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Founded in 2017, the New York company says that more than 400,000 immigrants have used Homeis’ app since its launch. Currently, the platform serves Israeli, French, and Indian communities in select cities across the U.S. The company plans to use the money in part to expand the communities it serves, with the goal of adding Hispanic and Latino communities in the U.S. later this year, and expanding to Europe in 2020.
Israeli immigrant Ran Harnevo co-founded Homeis, which aims to essentially serve as a support system for immigrants, and do things like help them find new friends, jobs and recommendations for local services, providers and events via its “communities.”
Users are asked to provide their country of origin and current locale. All content is created and vetted by the community itself, based on its shared culture, the company said.
“Our focus is on building the most effective and authentic resource for foreign-born communities around the globe. So for now, Homeis is focused on growth as the highest priority,” Harnevo, who serves as the company’s CEO, wrote via email. “However, immigrants have a lot of specific needs that we believe the platform can support down the road such as wiring money back home, finding better insurance, visa and legal guidance, and many other services.”
Harnevo related an experience of two women within the Indian Homeis community in New York who managed to reconnect through the Homeis app in New York City after 22 years of not seeing each other.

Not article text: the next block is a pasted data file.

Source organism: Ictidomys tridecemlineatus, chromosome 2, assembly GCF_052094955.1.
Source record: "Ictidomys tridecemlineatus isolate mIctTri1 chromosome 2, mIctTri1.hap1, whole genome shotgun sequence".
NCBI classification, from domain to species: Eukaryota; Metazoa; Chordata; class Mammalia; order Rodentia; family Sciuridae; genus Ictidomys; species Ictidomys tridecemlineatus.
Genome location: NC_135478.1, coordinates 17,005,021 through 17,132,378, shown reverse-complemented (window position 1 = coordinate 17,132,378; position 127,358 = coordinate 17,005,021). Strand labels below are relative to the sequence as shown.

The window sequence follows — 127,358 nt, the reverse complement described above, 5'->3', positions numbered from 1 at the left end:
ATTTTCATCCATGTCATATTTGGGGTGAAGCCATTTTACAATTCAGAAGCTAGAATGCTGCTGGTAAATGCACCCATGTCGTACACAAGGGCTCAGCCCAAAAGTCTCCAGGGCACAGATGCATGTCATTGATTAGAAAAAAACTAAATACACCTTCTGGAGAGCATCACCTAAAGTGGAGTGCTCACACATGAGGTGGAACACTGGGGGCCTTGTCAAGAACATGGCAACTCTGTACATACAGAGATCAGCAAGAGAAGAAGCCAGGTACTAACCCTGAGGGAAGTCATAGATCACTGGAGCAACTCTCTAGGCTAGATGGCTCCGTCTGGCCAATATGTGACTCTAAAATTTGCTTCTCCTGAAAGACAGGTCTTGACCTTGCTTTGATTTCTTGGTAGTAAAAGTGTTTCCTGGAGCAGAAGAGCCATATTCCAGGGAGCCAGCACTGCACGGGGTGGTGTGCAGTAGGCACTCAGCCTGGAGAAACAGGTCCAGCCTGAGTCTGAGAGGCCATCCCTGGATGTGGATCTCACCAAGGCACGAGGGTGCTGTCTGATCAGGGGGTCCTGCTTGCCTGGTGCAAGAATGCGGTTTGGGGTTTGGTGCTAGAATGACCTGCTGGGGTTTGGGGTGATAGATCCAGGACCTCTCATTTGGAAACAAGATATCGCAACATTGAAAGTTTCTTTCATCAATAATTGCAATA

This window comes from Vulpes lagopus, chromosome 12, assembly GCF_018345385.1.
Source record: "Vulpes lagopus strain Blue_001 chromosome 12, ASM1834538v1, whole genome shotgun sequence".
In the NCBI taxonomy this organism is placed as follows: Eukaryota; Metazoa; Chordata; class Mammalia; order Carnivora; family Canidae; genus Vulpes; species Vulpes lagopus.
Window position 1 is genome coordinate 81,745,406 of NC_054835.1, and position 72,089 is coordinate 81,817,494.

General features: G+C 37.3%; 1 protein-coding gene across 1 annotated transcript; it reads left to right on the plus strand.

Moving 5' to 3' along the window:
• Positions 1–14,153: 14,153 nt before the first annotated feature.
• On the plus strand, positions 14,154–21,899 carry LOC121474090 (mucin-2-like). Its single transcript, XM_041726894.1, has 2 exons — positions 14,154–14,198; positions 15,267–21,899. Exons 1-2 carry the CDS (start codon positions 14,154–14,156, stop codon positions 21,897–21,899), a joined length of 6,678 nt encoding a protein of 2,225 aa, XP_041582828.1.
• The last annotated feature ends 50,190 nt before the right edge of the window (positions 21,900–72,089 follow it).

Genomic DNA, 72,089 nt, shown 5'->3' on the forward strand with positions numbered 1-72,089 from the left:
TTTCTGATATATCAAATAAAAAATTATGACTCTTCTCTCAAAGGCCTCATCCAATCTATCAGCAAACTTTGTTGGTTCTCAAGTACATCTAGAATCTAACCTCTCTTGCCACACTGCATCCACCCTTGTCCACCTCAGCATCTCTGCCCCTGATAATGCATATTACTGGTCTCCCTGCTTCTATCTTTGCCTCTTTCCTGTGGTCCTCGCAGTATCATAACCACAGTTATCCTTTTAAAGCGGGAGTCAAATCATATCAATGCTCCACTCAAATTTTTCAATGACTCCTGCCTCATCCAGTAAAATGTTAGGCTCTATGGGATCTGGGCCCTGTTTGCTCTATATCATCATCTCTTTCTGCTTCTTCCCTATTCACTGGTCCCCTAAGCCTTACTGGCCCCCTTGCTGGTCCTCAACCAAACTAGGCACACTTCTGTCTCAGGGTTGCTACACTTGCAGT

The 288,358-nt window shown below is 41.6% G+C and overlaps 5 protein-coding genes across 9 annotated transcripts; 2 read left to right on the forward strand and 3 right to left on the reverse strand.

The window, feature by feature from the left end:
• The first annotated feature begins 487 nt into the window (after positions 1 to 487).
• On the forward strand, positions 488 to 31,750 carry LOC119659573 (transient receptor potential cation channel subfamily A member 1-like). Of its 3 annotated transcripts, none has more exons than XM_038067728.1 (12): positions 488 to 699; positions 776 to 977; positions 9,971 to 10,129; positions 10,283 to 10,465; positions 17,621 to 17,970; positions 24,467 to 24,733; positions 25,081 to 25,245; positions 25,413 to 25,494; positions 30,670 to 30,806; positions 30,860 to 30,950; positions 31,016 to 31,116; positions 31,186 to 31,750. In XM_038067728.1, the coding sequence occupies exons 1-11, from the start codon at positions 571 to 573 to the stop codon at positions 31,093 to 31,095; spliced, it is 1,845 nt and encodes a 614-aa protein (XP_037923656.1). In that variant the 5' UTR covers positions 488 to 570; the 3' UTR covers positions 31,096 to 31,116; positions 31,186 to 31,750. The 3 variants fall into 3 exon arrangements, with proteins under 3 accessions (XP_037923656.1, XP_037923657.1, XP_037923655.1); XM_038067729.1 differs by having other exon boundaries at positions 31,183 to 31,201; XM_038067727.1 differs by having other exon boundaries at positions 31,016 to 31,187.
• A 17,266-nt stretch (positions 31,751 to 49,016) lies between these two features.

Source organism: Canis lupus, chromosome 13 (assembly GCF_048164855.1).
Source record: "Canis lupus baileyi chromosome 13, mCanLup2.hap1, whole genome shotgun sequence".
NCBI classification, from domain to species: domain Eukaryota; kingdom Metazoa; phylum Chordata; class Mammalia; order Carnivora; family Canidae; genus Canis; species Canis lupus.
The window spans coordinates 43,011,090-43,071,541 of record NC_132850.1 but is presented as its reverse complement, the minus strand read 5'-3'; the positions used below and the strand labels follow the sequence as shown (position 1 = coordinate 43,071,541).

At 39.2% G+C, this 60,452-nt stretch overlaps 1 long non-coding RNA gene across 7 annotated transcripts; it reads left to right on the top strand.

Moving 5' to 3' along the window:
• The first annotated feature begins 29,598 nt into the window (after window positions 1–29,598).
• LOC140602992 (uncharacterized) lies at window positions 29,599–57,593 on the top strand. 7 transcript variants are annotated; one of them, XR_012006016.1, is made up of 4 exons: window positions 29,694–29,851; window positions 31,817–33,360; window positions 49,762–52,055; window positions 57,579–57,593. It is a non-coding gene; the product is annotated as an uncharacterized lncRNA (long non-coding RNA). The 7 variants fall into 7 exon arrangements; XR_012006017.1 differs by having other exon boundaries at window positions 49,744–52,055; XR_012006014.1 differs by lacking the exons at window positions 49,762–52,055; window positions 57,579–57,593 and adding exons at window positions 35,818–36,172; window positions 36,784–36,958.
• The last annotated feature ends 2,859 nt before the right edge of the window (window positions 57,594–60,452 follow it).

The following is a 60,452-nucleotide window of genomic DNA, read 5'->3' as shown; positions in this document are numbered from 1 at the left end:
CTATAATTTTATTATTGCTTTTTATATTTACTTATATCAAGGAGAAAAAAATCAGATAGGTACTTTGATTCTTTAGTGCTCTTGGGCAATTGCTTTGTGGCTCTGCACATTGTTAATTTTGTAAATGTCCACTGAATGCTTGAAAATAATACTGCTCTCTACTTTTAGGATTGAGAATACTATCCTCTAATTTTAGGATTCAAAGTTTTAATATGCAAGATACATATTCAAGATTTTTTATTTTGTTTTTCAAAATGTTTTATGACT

Harnevo founded Homeis after founding 5min Media, an online syndication platform that sold to AOL for $65 million in 2010. He then served as global president of AOL’s video division before starting Homeis.
The company’s other backers include Abstract VC, The Chernin Group, Samsung Next, Reddit co-founder Alexis Ohanian, AOL’s former CEO Tim Armstrong, Taboola CEO Adam Singolda, and others. Homeis had previously raised a $4 million seed round in late 2017, which was also led by Spark Capital & Canaan.
Down the line, the company aims to “be heavily integrated with fintech and digital services” for immigrants.
“Our vision as a company is to build a diversified business model that is not relying on advertising, which will be integrated as well,” Harnevo said. “Immigrants are facing a lot of challenges that we know from firsthand experience. Marrying them with the best service providers who understand their special needs will be the core of our monetization strategy.”
Illustration: Li-Anne Dias
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